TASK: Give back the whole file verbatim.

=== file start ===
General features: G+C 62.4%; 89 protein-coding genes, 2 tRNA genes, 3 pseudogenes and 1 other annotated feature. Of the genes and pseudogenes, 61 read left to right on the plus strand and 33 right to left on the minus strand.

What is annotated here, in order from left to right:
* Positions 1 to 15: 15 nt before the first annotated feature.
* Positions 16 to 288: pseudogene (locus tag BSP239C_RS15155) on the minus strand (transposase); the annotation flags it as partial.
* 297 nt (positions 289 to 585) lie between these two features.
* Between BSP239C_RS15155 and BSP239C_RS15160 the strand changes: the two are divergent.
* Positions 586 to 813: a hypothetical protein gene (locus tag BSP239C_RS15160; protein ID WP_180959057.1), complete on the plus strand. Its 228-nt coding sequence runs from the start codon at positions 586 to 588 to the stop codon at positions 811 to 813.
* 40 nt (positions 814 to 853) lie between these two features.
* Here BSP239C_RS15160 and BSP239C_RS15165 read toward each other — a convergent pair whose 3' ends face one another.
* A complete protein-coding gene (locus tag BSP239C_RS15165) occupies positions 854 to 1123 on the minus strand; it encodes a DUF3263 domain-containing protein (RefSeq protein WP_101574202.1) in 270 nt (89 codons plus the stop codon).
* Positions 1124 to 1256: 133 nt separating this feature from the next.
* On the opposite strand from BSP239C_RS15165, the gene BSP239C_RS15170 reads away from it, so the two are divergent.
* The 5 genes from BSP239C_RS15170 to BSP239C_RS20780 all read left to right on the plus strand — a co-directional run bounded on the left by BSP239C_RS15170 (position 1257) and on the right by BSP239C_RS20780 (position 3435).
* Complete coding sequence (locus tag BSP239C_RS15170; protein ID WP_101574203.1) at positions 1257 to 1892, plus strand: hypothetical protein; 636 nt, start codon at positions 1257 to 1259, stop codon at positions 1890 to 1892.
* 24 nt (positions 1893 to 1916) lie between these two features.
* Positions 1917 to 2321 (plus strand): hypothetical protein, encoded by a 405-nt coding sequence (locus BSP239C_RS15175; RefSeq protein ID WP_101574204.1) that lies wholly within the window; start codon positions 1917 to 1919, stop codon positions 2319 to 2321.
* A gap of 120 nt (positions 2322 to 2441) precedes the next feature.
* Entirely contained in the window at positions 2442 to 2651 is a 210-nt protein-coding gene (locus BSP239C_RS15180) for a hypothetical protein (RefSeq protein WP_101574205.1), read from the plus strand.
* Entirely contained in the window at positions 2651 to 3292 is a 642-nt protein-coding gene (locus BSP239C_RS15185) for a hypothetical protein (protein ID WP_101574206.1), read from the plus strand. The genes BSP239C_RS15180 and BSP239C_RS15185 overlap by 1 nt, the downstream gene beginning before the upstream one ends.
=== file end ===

General features: G+C 62.4%; 89 protein-coding genes, 2 tRNA genes, 3 pseudogenes and 1 other annotated feature. Of the genes and pseudogenes, 61 read left to right on the plus strand and 33 right to left on the minus strand.

What is annotated here, in order from left to right:
* Positions 1 to 15: 15 nt before the first annotated feature.
* Positions 16 to 288: pseudogene (locus tag BSP239C_RS15155) on the minus strand (transposase); the annotation flags it as partial.
* 297 nt (positions 289 to 585) lie between these two features.
* Between BSP239C_RS15155 and BSP239C_RS15160 the strand changes: the two are divergent.
* Positions 586 to 813: a hypothetical protein gene (locus tag BSP239C_RS15160; protein ID WP_180959057.1), complete on the plus strand. Its 228-nt coding sequence runs from the start codon at positions 586 to 588 to the stop codon at positions 811 to 813.
* 40 nt (positions 814 to 853) lie between these two features.
* Here BSP239C_RS15160 and BSP239C_RS15165 read toward each other — a convergent pair whose 3' ends face one another.
* A complete protein-coding gene (locus tag BSP239C_RS15165) occupies positions 854 to 1123 on the minus strand; it encodes a DUF3263 domain-containing protein (RefSeq protein WP_101574202.1) in 270 nt (89 codons plus the stop codon).
* Positions 1124 to 1256: 133 nt separating this feature from the next.
* On the opposite strand from BSP239C_RS15165, the gene BSP239C_RS15170 reads away from it, so the two are divergent.
* The 5 genes from BSP239C_RS15170 to BSP239C_RS20780 all read left to right on the plus strand — a co-directional run bounded on the left by BSP239C_RS15170 (position 1257) and on the right by BSP239C_RS20780 (position 3435).
* Complete coding sequence (locus tag BSP239C_RS15170; protein ID WP_101574203.1) at positions 1257 to 1892, plus strand: hypothetical protein; 636 nt, start codon at positions 1257 to 1259, stop codon at positions 1890 to 1892.
* 24 nt (positions 1893 to 1916) lie between these two features.
* Positions 1917 to 2321 (plus strand): hypothetical protein, encoded by a 405-nt coding sequence (locus BSP239C_RS15175; RefSeq protein ID WP_101574204.1) that lies wholly within the window; start codon positions 1917 to 1919, stop codon positions 2319 to 2321.
* A gap of 120 nt (positions 2322 to 2441) precedes the next feature.
* Entirely contained in the window at positions 2442 to 2651 is a 210-nt protein-coding gene (locus BSP239C_RS15180) for a hypothetical protein (RefSeq protein WP_101574205.1), read from the plus strand.
* Entirely contained in the window at positions 2651 to 3292 is a 642-nt protein-coding gene (locus BSP239C_RS15185) for a hypothetical protein (protein ID WP_101574206.1), read from the plus strand. The genes BSP239C_RS15180 and BSP239C_RS15185 overlap by 1 nt, the downstream gene beginning before the upstream one ends.